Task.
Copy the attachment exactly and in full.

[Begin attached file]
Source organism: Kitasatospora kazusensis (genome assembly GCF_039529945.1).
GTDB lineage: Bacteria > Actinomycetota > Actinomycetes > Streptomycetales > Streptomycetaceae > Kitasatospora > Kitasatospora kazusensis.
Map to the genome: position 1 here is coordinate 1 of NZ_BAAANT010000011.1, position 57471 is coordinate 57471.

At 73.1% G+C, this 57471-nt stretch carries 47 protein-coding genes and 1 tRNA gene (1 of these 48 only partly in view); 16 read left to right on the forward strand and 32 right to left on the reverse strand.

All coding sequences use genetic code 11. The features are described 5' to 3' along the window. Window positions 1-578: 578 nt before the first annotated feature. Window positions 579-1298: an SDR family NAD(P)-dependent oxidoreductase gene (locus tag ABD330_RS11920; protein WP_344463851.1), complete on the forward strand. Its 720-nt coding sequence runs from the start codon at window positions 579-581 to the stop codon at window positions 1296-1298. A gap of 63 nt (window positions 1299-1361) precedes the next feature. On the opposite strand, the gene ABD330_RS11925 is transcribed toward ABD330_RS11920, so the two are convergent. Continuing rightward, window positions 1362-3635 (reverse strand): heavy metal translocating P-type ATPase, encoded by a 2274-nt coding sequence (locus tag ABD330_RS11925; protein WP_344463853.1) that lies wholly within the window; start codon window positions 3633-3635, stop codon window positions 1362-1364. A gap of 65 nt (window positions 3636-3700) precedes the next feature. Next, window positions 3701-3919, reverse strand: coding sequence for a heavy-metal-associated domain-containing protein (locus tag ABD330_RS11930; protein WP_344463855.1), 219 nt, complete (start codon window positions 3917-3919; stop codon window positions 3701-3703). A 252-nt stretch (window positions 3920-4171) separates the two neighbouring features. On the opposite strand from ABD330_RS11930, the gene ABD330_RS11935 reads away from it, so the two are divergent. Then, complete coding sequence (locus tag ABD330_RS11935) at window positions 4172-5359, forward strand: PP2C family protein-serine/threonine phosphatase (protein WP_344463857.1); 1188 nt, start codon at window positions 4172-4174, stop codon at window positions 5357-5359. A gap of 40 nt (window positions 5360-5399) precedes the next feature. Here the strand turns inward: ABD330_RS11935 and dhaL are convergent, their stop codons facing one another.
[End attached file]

Source organism: Kitasatospora kazusensis (genome assembly GCF_039529945.1).
GTDB lineage: Bacteria > Actinomycetota > Actinomycetes > Streptomycetales > Streptomycetaceae > Kitasatospora > Kitasatospora kazusensis.
Map to the genome: position 1 here is coordinate 1 of NZ_BAAANT010000011.1, position 57471 is coordinate 57471.

At 73.1% G+C, this 57471-nt stretch carries 47 protein-coding genes and 1 tRNA gene (1 of these 48 only partly in view); 16 read left to right on the forward strand and 32 right to left on the reverse strand.

All coding sequences use genetic code 11. The features are described 5' to 3' along the window. Window positions 1-578: 578 nt before the first annotated feature. Window positions 579-1298: an SDR family NAD(P)-dependent oxidoreductase gene (locus tag ABD330_RS11920; protein WP_344463851.1), complete on the forward strand. Its 720-nt coding sequence runs from the start codon at window positions 579-581 to the stop codon at window positions 1296-1298. A gap of 63 nt (window positions 1299-1361) precedes the next feature. On the opposite strand, the gene ABD330_RS11925 is transcribed toward ABD330_RS11920, so the two are convergent. Continuing rightward, window positions 1362-3635 (reverse strand): heavy metal translocating P-type ATPase, encoded by a 2274-nt coding sequence (locus tag ABD330_RS11925; protein WP_344463853.1) that lies wholly within the window; start codon window positions 3633-3635, stop codon window positions 1362-1364. A gap of 65 nt (window positions 3636-3700) precedes the next feature. Next, window positions 3701-3919, reverse strand: coding sequence for a heavy-metal-associated domain-containing protein (locus tag ABD330_RS11930; protein WP_344463855.1), 219 nt, complete (start codon window positions 3917-3919; stop codon window positions 3701-3703). A 252-nt stretch (window positions 3920-4171) separates the two neighbouring features. On the opposite strand from ABD330_RS11930, the gene ABD330_RS11935 reads away from it, so the two are divergent. Then, complete coding sequence (locus tag ABD330_RS11935) at window positions 4172-5359, forward strand: PP2C family protein-serine/threonine phosphatase (protein WP_344463857.1); 1188 nt, start codon at window positions 4172-4174, stop codon at window positions 5357-5359. A gap of 40 nt (window positions 5360-5399) precedes the next feature. Here the strand turns inward: ABD330_RS11935 and dhaL are convergent, their stop codons facing one another.